1601 by Mark Twain



The year is 1601 and a poor lady-in-waiting to Queen Elizabeth is waiting on her lady, who is chatting with some of the well-known writers of the day—Ben Jonson, Francis Bacon and William Shakespeare. Other Elizabethans of note are lolling about.

Suddenly, someone cuts one.

I mean, they really let one rip.

A fart. Someone farts.

Then, Queen Bess interrogates each person in attendance about the thing, which was both quite loud and impressively noxious.

No one is admitting to it at first and she asks,

‘Hath it come to pass yt a fart shall fart itself?’

I laughed out loud.

When asked, Shakespeare says it wasn’t him, but he thought perhaps Hell supplied the smell and Heaven shook Earth in appreciation of the stench.

Just as the Queen is getting round to Sir Walter Raleigh, he admits it was indeed he, but he can do even better and proceeds then to do so.

Once this has been settled the conversation turns to sex and what people have heard about various tribes or singular people. Everyone has a little obscene story to share. There’s a discussion about the correct spelling of the plural of ‘bollocks’:

Then spake ye queene of how she met old Rabelais when she was turned of fifteen, and he did tell her of a man his father knew that had a double pair of bollocks, whereon a controversy followed as concerning the most just way to spell the word, ye contention running high betwixt ye learned Bacon and ye ingenious Jonson, until at least ye old Lady Margery, wearying of it all, saith, ‘Gentles, what mattereth it how ye shall spell the word? I warrant Ye when ye use your bollocks ye shall not think of it; and my Lady Granby, be ye content; let the spelling be, ye shall enjoy the beating of them on your buttocks just the same…’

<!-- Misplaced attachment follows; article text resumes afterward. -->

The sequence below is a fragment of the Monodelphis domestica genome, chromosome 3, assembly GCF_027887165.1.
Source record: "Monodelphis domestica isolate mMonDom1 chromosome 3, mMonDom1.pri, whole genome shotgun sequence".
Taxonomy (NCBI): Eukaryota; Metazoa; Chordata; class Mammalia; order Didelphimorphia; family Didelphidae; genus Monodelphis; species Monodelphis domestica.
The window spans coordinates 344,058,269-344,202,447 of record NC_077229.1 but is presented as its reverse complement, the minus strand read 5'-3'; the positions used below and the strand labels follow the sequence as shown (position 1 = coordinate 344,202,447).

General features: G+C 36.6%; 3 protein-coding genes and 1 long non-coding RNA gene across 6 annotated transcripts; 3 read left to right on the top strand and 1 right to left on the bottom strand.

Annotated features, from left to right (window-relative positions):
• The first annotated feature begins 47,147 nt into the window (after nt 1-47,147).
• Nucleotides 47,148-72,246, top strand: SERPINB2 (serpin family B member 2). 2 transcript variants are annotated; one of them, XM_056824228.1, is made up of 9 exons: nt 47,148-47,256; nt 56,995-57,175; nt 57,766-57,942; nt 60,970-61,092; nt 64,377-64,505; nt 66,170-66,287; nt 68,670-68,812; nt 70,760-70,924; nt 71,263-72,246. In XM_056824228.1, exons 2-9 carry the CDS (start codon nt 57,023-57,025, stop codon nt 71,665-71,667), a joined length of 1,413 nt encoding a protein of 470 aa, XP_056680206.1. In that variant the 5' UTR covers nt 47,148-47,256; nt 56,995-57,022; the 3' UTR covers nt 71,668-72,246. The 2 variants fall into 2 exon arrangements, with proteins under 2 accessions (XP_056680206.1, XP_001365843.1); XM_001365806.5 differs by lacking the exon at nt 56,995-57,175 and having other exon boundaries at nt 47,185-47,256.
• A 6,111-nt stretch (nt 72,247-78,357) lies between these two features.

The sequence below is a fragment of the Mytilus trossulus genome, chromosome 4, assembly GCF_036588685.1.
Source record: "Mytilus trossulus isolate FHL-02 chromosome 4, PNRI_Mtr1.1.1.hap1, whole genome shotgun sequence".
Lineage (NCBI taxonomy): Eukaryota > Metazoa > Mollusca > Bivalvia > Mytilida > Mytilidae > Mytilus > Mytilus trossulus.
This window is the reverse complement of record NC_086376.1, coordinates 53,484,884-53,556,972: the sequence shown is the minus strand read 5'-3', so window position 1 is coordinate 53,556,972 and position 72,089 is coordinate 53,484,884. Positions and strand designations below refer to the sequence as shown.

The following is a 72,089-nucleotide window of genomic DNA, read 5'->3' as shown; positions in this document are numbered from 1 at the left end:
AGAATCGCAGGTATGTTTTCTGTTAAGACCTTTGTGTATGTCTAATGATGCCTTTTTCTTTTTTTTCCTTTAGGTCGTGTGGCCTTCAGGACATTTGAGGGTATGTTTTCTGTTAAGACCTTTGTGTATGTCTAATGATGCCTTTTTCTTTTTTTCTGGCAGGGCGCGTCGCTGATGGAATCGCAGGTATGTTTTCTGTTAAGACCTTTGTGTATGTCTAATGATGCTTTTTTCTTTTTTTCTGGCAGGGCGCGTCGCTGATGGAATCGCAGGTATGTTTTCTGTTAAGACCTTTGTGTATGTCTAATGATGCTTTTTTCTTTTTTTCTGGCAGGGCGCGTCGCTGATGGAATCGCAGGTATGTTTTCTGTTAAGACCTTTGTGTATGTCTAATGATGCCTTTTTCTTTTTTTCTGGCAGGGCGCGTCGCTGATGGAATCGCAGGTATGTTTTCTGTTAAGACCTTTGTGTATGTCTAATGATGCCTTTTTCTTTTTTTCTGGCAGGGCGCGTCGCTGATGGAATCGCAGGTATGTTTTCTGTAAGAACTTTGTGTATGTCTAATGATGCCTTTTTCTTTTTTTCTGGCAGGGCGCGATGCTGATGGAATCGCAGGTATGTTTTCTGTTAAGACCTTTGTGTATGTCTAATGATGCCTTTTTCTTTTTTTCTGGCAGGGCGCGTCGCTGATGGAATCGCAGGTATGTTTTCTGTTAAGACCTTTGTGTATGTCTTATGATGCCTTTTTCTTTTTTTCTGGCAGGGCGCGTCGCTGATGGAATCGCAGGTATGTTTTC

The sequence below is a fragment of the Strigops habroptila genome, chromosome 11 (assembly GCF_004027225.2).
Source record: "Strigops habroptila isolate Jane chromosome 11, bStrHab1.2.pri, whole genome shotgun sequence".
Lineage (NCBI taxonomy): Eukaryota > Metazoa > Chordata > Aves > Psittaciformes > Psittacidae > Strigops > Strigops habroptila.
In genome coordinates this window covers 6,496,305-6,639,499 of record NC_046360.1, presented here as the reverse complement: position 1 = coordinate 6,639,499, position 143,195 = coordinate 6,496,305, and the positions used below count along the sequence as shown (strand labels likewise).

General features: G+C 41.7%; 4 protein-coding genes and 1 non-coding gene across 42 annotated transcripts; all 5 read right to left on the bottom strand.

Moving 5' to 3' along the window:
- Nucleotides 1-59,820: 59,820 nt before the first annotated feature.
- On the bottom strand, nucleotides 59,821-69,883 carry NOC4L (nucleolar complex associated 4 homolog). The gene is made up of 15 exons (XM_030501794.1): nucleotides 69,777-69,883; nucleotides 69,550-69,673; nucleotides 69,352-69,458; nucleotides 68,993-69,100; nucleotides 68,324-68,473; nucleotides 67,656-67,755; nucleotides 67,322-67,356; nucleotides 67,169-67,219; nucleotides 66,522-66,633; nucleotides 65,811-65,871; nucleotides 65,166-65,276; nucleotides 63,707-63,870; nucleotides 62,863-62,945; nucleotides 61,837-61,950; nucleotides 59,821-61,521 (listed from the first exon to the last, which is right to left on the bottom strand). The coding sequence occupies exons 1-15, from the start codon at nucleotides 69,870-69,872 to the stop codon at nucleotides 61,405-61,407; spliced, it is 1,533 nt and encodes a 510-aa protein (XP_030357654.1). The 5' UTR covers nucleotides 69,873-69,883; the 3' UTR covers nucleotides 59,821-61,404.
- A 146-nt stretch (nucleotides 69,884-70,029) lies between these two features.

Good ol’ Lady Margery. Reminding everyone what’s really important.

The ‘story’, as it is, doesn’t go anywhere, as it’s a diary entry of the lady-in-waiting. It’s quite short—it took less than half an hour to read. It’s written in Elizabethan English but is understandable. There’s no kink, just ribald fun.

Originally called Conversation, as it was by the Social Fireside, in the Time of the Tudors, it was published anonymously in 1880 and claimed by Twain in 1906. The history of the publication is pretty interesting.

I’ve always enjoyed finding risque and out-right pornographic pieces by people who are considered ‘classic’ writers. Part of the fun of this one is that it’s written by the person who wrote Tom Sawyer. You know. Wholesome Mark Twain! We read him at school! Ahem.

My copy was $3 and was bundled with Venus in Furs, Forbidden Fruit, Romance of Lust, My Secret Life and The Memoirs of Fanny Hill, which was worth it, in my opinion. You can also get it for free from Project Gutenberg.


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